Katherine Harmon is a freelance writer and contributing editor for
Image courtesy of iStockphoto/Pejo29
Type 2 diabetes has long been thought of as a chronic, irreversible disease. Some 25 million Americans are afflicted with the illness, which is associated with obesity and a sedentary lifestyle, as well as high blood pressure. Recent research demonstrated that gastric bypass surgery—a form of bariatric surgery that reduces the size of the stomach—can lead to at least temporary remission of type 2 diabetes in up to 62 percent of extremely obese adults. But can less drastic measures also help some people fight back the progressive disease?
A new randomized controlled trial found that intensive weight loss programs can also increase the odds that overweight adults with type 2 diabetes will see at least partial remission. The findings were published online December 18 in JAMA, The Journal of the American Medical Association. “The increasing worldwide prevalence of type 2 diabetes, along with its wide-ranging complications, has led to hopes that the disease can be reversed or prevented,” wrote the authors of the new paper, led by Edward Gregg of the Centers for Disease Control and Prevention.
The study tracked 4,503 overweight adults with type 2 diabetes for four years. About half of the subjects received basic diabetes support and education (including three sessions per year that covered diet, physical activity and support). The other half received more intensive lifestyle-intervention assistance. This second group received weekly individual and group counseling for six months, followed by three-sessions each month for the next six months, and refresher group sessions and individual contact for the subsequent three years. The interventions aimed to help individuals limit daily calories to 1,200 to 1,800—in particular by reducing saturated fat intake—and to help them get the recommended 175 minutes per week of physical activity.
After two years about one in 11 adults in the intervention group experienced at least partial remission of their diabetes, meaning that a patient’s blood sugar levels reverted to below diabetes diagnosis levels without medication. Only about one in 60 in the control group, which received only basic support and education, saw any remission after two years. The findings suggest that “partial remission, defined by a transition to prediabetic or normal glucose levels without drug treatment for a specific period, is an obtainable goal for some patients with type 2 diabetes,” the researchers noted.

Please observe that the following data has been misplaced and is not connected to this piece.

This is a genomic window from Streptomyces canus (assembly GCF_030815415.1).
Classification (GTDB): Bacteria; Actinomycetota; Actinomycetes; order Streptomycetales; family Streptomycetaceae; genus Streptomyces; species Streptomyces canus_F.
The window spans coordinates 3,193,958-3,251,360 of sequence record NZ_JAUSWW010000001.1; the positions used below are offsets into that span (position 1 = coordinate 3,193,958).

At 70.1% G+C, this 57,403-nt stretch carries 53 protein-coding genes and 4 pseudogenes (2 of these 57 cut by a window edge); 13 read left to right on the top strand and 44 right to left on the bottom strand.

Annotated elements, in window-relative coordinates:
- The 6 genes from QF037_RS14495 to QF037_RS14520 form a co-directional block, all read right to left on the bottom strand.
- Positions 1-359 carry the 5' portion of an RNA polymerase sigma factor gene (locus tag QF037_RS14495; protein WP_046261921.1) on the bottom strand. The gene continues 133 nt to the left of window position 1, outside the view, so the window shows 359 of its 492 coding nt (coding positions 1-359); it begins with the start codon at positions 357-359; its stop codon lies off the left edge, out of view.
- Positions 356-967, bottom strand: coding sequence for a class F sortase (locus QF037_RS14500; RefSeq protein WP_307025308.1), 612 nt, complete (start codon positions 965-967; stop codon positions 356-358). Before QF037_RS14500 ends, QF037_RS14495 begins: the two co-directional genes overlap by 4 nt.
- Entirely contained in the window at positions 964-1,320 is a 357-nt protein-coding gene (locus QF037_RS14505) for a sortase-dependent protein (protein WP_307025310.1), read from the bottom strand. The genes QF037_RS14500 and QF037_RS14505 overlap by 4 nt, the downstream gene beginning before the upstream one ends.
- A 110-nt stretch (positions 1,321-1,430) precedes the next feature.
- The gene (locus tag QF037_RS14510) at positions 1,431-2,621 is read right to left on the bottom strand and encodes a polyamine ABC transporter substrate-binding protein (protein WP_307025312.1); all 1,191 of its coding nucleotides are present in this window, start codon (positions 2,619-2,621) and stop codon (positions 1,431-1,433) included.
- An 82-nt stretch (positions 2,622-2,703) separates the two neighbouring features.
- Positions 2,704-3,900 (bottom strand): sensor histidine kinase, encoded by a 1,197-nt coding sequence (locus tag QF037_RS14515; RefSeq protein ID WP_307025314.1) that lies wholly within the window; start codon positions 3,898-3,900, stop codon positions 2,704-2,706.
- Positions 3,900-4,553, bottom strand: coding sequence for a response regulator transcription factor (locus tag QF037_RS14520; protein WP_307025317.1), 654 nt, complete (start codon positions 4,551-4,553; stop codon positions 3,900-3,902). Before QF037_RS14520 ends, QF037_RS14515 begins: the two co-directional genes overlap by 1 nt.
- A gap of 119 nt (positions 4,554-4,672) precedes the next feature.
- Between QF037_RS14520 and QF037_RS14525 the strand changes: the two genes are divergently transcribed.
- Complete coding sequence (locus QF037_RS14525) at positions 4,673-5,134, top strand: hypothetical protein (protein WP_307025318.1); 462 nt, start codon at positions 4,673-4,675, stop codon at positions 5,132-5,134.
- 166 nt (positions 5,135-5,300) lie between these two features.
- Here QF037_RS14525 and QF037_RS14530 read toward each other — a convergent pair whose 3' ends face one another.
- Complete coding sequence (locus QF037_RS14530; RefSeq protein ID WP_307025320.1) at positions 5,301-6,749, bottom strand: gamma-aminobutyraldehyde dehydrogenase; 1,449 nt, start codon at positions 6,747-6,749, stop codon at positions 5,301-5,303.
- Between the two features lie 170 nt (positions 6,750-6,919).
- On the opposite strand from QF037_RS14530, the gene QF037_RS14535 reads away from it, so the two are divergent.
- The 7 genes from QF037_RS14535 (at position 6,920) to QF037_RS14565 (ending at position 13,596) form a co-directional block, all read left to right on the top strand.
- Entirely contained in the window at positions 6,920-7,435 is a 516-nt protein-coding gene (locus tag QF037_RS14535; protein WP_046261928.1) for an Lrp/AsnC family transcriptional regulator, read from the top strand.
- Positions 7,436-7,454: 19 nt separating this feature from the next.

The improvement, however, was not indefinite for everyone. After four years, only about one in 30 people in the intervention group were still seeing an improvement in their condition. Researchers think that regaining weight and falling behind on diet and physical activity goals increase the risk that people will return to a diabetic state.
About one in 75 in the intervention group saw complete remission of their diabetes, in which glucose levels returned to normal without medication.
The study did not find, however, that individuals in the lifestyle intervention group had lower risks for heart trouble, stroke or death than did those in the control group. “This recently led the National Institutes of Health to halt the [trial],” noted David Arterburn, of Group Health Research Institute in Seattle, and Patrick O’Connor, of HealthPartners Institute for Education and Research in Minneapolis, in an essay in the same issue of JAMA. Similar results have come out of studies looking at more intensive medical treatment of diabetes. “A more potent intervention—bariatric surgery—already appears to achieve what intensive medical and lifestyle interventions cannot: reducing cardiovascular events and mortality rates among severely obese patients with type 2 diabetes,” they noted.
As with any disease, however, prevention is the best strategy. “The disappointing results of recent trials of intensive lifestyle and medical management in patients with existing type 2 diabetes also underscore the need to more aggressively pursue primary prevention of diabetes,” Arterburn and O’Connor noted. One recent study found that compared with no treatment at all, lifestyle interventions reduced the onset of type 2 diabetes by 58 percent in people with pre-diabetes (and the medication metformin reduced the onset rate by 31 percent). Bariatric surgery seemed to reduce the onset of diabetes in obese patients by 83 percent, Arterburn and O’Connor pointed out in their essay.
For people who already have diabetes, however, those who are still in the early stages and those with the biggest weight loss and/or fitness improvement had the best odds for beating the disease. And even if lifestyle interventions aren’t capable of dialing back the disease entirely, any reduction—whether through lifestyle or other changes–in the need for medication and in medical complications due to diabetes can be considered an improvement in managing the disease, which already costs the U.S. health system $116 billion each year and is estimated to affect 50 million Americans by 2050.